|Captain Scarlet and the Mysterons episode|
|Episode no.||Episode 13|
|Directed by||Robert Lynn|
|Written by||Peter Curran and David Williams|
|Cinematography by||Julien Lugrin|
|Editing by||Bob Dearberg|
|Original air date||22 December 1967|
"Point 783" is the 13th episode of Captain Scarlet and the Mysterons, a British 1960s Supermarionation television series co-created by Gerry and Sylvia Anderson. Written by Peter Curran and David Williams and directed by Robert Lynn, it was first broadcast on 22 December 1967 on ATV Midlands.
The episode begins with a demonstration of the latest in computer-controlled weaponry — the Unitron, an unmanned tank impervious to almost all forms of weaponry. It is controlled by an operator or can be pre-programmed to attack a designated target until it is completely destroyed.
Two army officers (Major Brooks and Colonel Storm) are killed in a car crash and subsequent explosion engineered by the Mysterons and reconstructed to assassinate the Supreme Commander. At a conference chaired by the Commander and Spectrum Captains Scarlet and Blue (Francis Matthews and Ed Bishop), during which Scarlet's "sixth sense" for the Mysterons becomes evident, the Mysterons use Brooks as a live bomb in an attempt to kill the Commander in the same way that they tried to assassinate the World President. However, this trap is avoided when Scarlet, acting on his sixth sense, activates an emergency response system that shields the Commander, Blue and himself from the explosion. This leaves the Mysteron duplicate of Colonel Storm to kill the commander.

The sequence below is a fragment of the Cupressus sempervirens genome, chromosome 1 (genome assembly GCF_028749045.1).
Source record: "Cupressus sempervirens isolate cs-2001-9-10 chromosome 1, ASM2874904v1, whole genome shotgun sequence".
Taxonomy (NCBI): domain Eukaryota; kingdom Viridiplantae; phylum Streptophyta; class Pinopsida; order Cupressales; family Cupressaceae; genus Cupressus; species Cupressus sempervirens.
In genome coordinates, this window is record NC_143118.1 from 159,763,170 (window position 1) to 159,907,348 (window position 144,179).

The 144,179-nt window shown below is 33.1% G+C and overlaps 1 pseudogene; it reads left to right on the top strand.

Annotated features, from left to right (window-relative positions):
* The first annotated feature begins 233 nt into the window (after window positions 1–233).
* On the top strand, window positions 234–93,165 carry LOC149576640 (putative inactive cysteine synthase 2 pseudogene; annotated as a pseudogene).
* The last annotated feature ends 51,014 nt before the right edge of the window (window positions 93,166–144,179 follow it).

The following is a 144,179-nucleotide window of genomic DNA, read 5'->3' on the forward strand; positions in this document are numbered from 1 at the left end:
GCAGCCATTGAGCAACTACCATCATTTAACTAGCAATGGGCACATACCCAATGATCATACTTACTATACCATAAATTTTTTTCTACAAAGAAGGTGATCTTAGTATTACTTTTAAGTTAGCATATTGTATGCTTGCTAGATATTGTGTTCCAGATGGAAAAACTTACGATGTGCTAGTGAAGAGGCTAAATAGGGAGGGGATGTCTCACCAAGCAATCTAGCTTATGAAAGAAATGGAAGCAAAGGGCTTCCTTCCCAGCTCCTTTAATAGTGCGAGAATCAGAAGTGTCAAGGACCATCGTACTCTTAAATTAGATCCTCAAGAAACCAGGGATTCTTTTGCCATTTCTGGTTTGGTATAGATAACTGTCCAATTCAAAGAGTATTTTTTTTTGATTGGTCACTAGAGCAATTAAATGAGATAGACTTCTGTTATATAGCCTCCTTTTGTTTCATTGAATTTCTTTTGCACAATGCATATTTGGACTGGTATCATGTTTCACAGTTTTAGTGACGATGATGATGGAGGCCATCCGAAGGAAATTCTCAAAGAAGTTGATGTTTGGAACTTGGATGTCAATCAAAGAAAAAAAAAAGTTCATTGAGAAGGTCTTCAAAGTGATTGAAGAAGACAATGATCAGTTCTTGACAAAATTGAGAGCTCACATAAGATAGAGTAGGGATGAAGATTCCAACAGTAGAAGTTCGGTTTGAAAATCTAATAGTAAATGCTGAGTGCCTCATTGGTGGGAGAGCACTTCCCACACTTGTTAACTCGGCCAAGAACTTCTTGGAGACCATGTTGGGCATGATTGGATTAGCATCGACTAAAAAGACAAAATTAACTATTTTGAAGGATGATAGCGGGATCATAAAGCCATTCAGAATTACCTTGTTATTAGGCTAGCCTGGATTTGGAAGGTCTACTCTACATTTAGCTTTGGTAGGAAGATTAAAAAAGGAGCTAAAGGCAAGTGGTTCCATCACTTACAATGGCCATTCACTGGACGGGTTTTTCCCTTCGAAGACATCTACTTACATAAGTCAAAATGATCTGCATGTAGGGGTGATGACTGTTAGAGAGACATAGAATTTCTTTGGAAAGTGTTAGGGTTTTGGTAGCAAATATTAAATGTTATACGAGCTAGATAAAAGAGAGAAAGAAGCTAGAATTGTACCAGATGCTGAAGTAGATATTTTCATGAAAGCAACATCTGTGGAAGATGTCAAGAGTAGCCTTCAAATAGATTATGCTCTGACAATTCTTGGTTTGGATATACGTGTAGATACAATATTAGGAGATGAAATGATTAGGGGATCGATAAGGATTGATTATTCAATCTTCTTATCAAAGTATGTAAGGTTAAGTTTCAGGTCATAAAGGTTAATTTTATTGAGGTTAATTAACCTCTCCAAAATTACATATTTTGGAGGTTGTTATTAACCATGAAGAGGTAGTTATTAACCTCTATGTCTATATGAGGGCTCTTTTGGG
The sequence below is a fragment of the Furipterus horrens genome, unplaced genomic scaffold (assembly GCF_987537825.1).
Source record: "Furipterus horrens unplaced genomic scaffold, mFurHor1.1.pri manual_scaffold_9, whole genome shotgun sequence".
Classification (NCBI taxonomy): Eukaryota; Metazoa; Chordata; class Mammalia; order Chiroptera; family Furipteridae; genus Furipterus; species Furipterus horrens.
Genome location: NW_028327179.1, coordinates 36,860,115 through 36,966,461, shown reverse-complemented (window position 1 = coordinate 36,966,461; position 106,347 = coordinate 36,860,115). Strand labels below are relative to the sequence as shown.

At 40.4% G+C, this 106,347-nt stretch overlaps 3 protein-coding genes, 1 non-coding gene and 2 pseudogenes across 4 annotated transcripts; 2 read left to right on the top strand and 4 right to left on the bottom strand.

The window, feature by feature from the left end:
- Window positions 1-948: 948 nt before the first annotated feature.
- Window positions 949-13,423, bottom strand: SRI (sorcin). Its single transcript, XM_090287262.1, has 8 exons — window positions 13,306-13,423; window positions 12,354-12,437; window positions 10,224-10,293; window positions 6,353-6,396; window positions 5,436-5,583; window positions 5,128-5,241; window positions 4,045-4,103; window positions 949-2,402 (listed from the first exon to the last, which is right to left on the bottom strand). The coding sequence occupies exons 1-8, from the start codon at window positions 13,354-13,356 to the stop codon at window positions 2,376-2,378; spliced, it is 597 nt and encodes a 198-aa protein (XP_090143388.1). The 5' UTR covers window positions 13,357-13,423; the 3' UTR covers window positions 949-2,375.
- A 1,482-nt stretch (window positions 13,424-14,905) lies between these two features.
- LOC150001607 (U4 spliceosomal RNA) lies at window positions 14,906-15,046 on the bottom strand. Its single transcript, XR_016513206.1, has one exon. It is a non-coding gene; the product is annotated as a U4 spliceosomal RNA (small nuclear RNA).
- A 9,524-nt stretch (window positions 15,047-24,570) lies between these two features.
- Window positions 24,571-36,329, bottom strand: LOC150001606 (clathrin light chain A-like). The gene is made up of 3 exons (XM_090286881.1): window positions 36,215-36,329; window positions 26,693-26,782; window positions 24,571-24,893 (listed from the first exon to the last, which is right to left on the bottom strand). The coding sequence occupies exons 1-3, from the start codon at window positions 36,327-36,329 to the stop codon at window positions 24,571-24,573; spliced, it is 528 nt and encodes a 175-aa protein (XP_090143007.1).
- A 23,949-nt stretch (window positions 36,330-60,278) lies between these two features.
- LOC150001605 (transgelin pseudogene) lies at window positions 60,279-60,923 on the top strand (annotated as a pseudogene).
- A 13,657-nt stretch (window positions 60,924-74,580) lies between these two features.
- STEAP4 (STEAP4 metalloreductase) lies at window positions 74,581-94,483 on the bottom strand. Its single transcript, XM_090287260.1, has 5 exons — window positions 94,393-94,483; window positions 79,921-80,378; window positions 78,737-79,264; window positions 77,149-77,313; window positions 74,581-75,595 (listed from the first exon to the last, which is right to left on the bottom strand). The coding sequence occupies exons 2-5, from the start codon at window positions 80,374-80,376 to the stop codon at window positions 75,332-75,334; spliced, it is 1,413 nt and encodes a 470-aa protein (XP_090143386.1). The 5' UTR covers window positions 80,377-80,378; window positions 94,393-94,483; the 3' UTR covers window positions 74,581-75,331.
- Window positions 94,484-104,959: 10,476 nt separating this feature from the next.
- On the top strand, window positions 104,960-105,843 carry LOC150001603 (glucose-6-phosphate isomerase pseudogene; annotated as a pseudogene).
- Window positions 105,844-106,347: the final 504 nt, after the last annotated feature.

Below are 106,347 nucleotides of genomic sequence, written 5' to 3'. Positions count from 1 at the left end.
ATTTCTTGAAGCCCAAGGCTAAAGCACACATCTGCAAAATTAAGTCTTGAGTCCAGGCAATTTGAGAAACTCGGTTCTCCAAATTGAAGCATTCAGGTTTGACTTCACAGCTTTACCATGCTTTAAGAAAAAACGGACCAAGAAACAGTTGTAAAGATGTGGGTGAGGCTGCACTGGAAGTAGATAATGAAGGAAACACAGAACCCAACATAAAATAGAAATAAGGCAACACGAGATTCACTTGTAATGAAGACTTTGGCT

Blue drives the Commander to Point 783, a military blockhouse located on a test range in the Sahara Desert, to observe the Unitron in action. Also in attendance is Storm. The demonstration initially proceeds according to plan, with the vehicle efficiently destroying a selection of targets. However, when the Commander steps outside, the Unitron launches a shell and flamethrower bombardment of the blockhouse, which soon starts to weaken under heavy fire. Undamaged by several attacks from the Spectrum Angels, the tank moves in for the kill.